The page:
By Kontji Anthony,
January 13, 2011

MEMPHIS, TN (WMC-TV) – Tennessee State Senate Majority Leader Mark Norris drafted a bill that would allow suburban residents to vote in the Memphis City Schools charter referendum.

Norris said he joined the charter surrender fight to answer the community’s need for structure amid chaos.

“It’s really a roadmap to resolution,” said Norris. “I know there are others who are trying to make it something different.”

Norris’ bill to apply consolidation guidelines to the process passed in committee Thursday. Those guidelines require a countywide vote on the referendum to merge Memphis and Shelby County Schools.

Norris said allowing only Memphians to vote on the referendum denies suburban voters’ rights and could lead to lawsuits.

“Just as we’ve now had one lawsuit filed, there will be more if voters are deprived the right to vote,” said Norris.

Norris’ bill still needs approval in the House and Senate, but he said he would delay it a year if the school systems compromise.

“If their accord is finalized, there won’t be a referendum, by their wishes, for at least 12 months,” he said.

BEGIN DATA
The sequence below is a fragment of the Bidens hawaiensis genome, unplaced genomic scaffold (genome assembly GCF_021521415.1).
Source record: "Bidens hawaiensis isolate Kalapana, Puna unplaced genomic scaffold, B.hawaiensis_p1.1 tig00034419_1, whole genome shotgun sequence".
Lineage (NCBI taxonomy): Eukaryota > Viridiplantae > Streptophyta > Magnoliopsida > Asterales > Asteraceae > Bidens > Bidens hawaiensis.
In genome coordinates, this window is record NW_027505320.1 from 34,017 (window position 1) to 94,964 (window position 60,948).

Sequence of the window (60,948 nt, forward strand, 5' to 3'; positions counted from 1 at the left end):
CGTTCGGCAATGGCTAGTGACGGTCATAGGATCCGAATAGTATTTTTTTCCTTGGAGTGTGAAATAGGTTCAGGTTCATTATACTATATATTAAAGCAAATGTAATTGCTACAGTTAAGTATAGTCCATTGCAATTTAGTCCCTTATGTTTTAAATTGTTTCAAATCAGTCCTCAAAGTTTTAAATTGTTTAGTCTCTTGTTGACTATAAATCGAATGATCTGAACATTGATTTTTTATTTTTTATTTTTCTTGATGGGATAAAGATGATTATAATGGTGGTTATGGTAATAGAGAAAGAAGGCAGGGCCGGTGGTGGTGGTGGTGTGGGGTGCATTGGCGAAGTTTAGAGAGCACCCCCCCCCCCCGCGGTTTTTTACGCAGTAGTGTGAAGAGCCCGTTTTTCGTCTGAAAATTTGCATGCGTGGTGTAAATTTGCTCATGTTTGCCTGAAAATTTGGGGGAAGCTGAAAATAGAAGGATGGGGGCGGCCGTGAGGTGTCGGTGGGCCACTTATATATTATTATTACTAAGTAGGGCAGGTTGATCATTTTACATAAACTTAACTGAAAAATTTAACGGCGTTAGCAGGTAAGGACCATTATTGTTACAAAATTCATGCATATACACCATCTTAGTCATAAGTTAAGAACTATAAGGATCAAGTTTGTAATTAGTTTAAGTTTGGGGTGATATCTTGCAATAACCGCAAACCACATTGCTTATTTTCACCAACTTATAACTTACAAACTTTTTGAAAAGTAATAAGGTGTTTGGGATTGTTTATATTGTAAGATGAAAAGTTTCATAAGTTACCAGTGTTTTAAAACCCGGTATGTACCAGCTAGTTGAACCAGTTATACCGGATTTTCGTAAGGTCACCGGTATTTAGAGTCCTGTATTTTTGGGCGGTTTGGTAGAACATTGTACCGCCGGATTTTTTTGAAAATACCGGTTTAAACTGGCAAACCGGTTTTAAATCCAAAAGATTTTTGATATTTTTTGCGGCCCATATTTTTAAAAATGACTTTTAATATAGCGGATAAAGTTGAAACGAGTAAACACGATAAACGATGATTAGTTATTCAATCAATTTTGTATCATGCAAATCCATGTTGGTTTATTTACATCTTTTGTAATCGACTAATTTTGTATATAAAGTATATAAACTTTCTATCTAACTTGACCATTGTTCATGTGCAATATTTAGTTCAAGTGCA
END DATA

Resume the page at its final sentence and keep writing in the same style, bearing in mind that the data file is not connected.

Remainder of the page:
Norris said ultimately, unification without conclusion defeats the purpose.

Thursday night, Norris issued the following statement:

SB25, which codifies existing state law regarding the unification of schools via transfer of special school district administrations, passed first consideration today after introduction in the Senate yesterday. Shortly thereafter, I was advised that attorneys for Memphis City Schools and Shelby County Schools have reached an agreement in principle concerning efforts by Memphis City Schools to surrender its charter. Further legislative action this week seems unwarranted, therefore, in light of this positive development. The pendency of SB25 should not interfere in any way with the parties’ efforts to peaceably resolve an issue of such magnitude and importance to the schoolchildren and all residents of our County. The impact of litigation filed in Shelby County Chancery Court yesterday may be of more concern to the schools; it has no effect on the subject legislation.

I commend the representatives of both school systems for their efforts and hope they result in an orderly process. The right of our citizens to vote based on accurate information is critical to our future success.


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